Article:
- As it turns out, making rich people richer doesn't make the rest of us richer. Nor does it stimulate economic growth, which is the sole justification of supply-side economics. In fact, quite the opposite is true: since the onset of neoliberalism, the rich countries of the OECD have seen per capita growth rates fall from an average of 3.5 per cent during the 1960s and 1970s down to an average of 2 per cent during the 1980s and 1990s. As the numbers show, neoliberalism has failed as a tool for economic development - but it has worked brilliantly as a tool for restoring power to the wealthy elite.
- From Colonialism to the Coup, p. 138
- If we dig behind the rhetoric, it becomes clear that Western support for right-wing coups had little to do with Cold War ideology, and certainly nothing to do with promoting democracy (quite the opposite!); the goal, rather, was to defend Western economic interests. The veil of the Cold War has obscured this blunt fact from view.
- From Colonialism to the Coup, p. 140
- People commonly think of neoliberalism as an ideology that promotes totally free markets, where the state retreats from the scene and abandons all interventionist policies. But if we step back a bit, it becomes clear that the extention of neoliberalism has entailed powerful new forms of state intervention. The creation of a global 'free market' required not only violent coups and dictatorships backed by Western governments, but also the invention of a totalizing global bureaucracy – the World Bank, the IMF, the WTO and bilateral free-trade agreements – with reams of new laws, backed up by the military power of the United States. In other words, an unprecedented expansion of state power was necessary to force countries around the world to liberalize their markets against their will. As the global south has known ever since the Opium Wars in 1842, when British gunboats invaded China in order to knock down China's trade barriers, free trade has never actually been about freedom. On the contrary, as we have seen, free trade has a tendency to gradually undermine national sovereignty and electoral democracy.
- Free Trade and the Rise of the Virtual Senate, p. 218
- To get a sense of how extreme overconsumption is: if we all were to live like the average citizen of the average high-income country, we would require the ecological capacity equivalent of 3.4 earths.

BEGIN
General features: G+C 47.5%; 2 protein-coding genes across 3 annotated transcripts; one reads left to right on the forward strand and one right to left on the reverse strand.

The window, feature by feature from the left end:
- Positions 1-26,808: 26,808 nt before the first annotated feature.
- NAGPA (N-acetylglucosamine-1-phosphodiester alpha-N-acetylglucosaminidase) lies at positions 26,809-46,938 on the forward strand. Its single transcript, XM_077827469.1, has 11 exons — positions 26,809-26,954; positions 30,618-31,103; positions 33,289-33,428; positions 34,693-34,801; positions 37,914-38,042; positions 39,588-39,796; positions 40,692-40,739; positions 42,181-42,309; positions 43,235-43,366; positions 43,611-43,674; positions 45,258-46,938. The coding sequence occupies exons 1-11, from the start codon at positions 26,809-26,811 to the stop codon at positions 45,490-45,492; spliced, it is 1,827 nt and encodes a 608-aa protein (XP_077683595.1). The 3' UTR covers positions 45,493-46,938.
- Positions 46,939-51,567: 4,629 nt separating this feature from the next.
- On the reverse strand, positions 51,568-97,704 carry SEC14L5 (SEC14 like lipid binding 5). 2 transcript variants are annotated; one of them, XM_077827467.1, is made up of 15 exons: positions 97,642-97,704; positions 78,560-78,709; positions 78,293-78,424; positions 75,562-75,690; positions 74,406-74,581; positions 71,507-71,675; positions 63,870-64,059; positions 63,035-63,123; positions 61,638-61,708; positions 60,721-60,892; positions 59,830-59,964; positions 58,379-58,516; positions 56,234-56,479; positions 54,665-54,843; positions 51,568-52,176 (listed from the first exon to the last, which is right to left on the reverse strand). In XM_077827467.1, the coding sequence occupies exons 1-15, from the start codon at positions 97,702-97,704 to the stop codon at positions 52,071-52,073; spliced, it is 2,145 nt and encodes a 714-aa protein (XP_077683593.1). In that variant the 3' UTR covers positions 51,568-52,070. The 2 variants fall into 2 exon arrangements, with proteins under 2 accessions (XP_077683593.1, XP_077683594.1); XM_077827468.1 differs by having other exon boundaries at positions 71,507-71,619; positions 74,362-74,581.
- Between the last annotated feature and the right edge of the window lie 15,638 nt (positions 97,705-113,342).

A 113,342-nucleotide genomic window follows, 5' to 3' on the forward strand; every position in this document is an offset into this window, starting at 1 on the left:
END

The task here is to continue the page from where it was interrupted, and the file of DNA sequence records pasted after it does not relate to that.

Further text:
- The Necessary Madness of Imagination, p. 281
- Scientists tell us that up to 140,000 species of plants and animals are disappearing each year due to our over-exploitation of the Earth's ecosystems. This rate of extinction is 100 to 1,000 times faster than before the Industrial Revolution - so fast that scientists have classed this as the sixth mass extinction event in the planet's history, with the last one having occurred some 66 million years ago.
- The Necessary Madness of Imagination, p. 281
- GDP was intended to be a war-time measure, which is why it is so single-minded - almost even violent. It tallies up all money-based activity, but it doesn't care whether that activity is useful or destructive.
- The Necessary Madness of Imagination, p. 282
- While global real GDP has nearly tripled since 1980, the number of people living in poverty, below $5 per day, has increased by more than 1.1 billion. Why is this? Because past a certain point, GDP growth begins to produce more negative outcomes than positive ones - more 'illth' than wealth.
- The Necessary Madness of Imagination, p. 285
- In light of this, perhaps we should regard countries like Costa Rica not as underdeveloped, but rather as appropriately developed. We should look at societies where people live long and happy lives at low levels of income and consumption not as backwaters that need to be developed according to Western models, but as exemplars of efficient living - and begin to call on rich countries to cut their excess consumption.
- p. 293
- Rather than submitting to plans handed down by central governments in distant capitals, people are using direct democracy to make decisions about their resources and environments, seeking regeneration and harmony with their surrounding ecology. In the Middle East, communities in the mountains of northern Iraq and in Rojava in Syria are experimenting with similar ideas.
- The Necessary Madness of Imagination, p. 305
- Jason Hickel articles for The Guardian.
- Jason Hickel articles for Al Jazeera
- Jason Hickel articles for Jacobin.